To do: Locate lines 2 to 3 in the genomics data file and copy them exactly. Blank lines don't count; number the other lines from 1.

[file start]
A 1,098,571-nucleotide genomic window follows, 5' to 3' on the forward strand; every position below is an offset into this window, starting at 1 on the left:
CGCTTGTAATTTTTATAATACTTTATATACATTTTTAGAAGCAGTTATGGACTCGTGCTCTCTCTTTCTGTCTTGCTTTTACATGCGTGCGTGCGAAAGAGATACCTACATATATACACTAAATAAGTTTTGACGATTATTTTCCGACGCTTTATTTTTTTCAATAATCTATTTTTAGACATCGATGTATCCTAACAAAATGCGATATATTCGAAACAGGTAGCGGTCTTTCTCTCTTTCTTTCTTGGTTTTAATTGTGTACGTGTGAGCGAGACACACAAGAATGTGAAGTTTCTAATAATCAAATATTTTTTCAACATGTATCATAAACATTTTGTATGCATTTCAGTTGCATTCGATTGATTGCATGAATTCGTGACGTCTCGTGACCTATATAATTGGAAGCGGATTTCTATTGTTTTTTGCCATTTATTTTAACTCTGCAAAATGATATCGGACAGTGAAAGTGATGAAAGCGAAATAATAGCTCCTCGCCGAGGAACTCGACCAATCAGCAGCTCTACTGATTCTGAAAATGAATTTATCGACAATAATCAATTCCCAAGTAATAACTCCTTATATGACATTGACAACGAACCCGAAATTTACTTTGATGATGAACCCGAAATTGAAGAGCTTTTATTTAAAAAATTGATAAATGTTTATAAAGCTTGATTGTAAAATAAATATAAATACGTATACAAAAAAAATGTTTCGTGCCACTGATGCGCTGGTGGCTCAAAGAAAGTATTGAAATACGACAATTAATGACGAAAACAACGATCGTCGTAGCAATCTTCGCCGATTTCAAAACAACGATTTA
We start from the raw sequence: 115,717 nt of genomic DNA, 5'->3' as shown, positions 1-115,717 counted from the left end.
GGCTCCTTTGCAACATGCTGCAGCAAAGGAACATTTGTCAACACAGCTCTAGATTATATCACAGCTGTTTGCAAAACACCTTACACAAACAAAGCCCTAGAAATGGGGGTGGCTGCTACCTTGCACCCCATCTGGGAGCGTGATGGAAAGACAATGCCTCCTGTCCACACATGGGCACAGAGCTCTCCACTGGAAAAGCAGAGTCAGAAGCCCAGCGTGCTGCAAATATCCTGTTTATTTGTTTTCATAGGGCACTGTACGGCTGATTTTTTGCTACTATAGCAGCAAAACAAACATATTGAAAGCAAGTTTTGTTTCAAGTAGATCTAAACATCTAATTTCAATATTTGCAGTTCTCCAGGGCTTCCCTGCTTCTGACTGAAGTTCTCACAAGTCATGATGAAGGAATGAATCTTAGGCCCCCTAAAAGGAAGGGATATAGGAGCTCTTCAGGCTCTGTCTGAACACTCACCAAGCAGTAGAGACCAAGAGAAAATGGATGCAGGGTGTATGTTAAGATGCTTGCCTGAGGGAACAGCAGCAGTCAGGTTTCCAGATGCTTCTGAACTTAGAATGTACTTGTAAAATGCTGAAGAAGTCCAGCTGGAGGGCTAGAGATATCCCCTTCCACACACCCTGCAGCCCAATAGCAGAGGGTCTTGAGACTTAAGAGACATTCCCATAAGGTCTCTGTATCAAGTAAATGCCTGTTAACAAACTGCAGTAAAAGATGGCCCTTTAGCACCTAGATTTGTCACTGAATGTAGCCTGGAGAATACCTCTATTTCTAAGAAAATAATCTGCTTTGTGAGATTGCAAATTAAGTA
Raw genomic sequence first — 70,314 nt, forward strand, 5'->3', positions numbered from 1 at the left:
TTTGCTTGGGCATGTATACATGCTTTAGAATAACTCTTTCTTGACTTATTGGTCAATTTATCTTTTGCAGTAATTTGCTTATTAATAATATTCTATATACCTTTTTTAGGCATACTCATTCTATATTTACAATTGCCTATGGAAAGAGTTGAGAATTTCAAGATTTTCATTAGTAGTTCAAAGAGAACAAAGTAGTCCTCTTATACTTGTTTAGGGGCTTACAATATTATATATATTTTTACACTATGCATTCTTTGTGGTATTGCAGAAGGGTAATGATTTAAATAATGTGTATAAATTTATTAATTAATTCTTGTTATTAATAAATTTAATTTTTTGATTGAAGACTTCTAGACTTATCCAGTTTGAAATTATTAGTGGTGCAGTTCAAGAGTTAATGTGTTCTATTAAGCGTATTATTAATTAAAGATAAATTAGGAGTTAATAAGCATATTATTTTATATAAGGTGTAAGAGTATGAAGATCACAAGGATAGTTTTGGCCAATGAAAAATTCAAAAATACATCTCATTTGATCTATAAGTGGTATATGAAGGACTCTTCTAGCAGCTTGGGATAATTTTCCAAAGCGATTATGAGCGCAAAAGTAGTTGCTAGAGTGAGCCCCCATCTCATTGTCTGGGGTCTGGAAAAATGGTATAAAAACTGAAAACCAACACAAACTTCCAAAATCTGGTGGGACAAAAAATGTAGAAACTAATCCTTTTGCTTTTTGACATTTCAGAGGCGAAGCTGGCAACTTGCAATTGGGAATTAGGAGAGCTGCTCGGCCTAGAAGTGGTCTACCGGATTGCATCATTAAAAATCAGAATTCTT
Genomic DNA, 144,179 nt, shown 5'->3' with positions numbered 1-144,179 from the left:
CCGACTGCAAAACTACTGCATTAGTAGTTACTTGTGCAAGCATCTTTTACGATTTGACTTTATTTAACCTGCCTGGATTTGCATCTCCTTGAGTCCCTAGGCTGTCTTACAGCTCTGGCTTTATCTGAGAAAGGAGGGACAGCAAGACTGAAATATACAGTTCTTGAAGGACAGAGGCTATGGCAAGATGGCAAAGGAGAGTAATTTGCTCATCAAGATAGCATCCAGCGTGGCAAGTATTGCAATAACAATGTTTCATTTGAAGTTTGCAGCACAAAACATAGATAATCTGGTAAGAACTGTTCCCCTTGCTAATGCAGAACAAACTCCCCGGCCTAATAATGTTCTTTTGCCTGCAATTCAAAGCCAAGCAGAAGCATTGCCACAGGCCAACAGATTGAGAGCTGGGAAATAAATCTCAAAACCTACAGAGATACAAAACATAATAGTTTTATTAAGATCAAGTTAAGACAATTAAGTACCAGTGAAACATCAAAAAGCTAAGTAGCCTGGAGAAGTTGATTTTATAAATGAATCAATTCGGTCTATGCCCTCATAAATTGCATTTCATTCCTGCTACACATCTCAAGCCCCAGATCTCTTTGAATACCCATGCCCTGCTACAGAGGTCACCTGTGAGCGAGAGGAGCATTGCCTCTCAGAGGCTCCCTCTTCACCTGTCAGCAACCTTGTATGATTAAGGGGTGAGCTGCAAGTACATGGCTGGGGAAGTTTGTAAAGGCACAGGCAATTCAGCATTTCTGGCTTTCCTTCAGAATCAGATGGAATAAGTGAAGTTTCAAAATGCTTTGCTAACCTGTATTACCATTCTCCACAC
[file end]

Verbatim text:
CGCTTGTAATTTTTATAATACTTTATATACATTTTTAGAAGCAGTTATGGACTCGTGCTCTCTCTTTCTGTCTTGCTTTTACATGCGTGCGTGCGAAAGAGATACCTACATATATACACTAAATAAGTTTTGACGATTATTTTCCGACGCTTTATTTTTTTCAATAATCTATTTTTAGACATCGATGTATCCTAACAAAATGCGATATATTCGAAACAGGTAGCGGTCTTTCTCTCTTTCTTTCTTGGTTTTAATTGTGTACGTGTGAGCGAGACACACAAGAATGTGAAGTTTCTAATAATCAAATATTTTTTCAACATGTATCATAAACATTTTGTATGCATTTCAGTTGCATTCGATTGATTGCATGAATTCGTGACGTCTCGTGACCTATATAATTGGAAGCGGATTTCTATTGTTTTTTGCCATTTATTTTAACTCTGCAAAATGATATCGGACAGTGAAAGTGATGAAAGCGAAATAATAGCTCCTCGCCGAGGAACTCGACCAATCAGCAGCTCTACTGATTCTGAAAATGAATTTATCGACAATAATCAATTCCCAAGTAATAACTCCTTATATGACATTGACAACGAACCCGAAATTTACTTTGATGATGAACCCGAAATTGAAGAGCTTTTATTTAAAAAATTGATAAATGTTTATAAAGCTTGATTGTAAAATAAATATAAATACGTATACAAAAAAAATGTTTCGTGCCACTGATGCGCTGGTGGCTCAAAGAAAGTATTGAAATACGACAATTAATGACGAAAACAACGATCGTCGTAGCAATCTTCGCCGATTTCAAAACAACGATTTA
We start from the raw sequence: 115,717 nt of genomic DNA, 5'->3' as shown, positions 1-115,717 counted from the left end.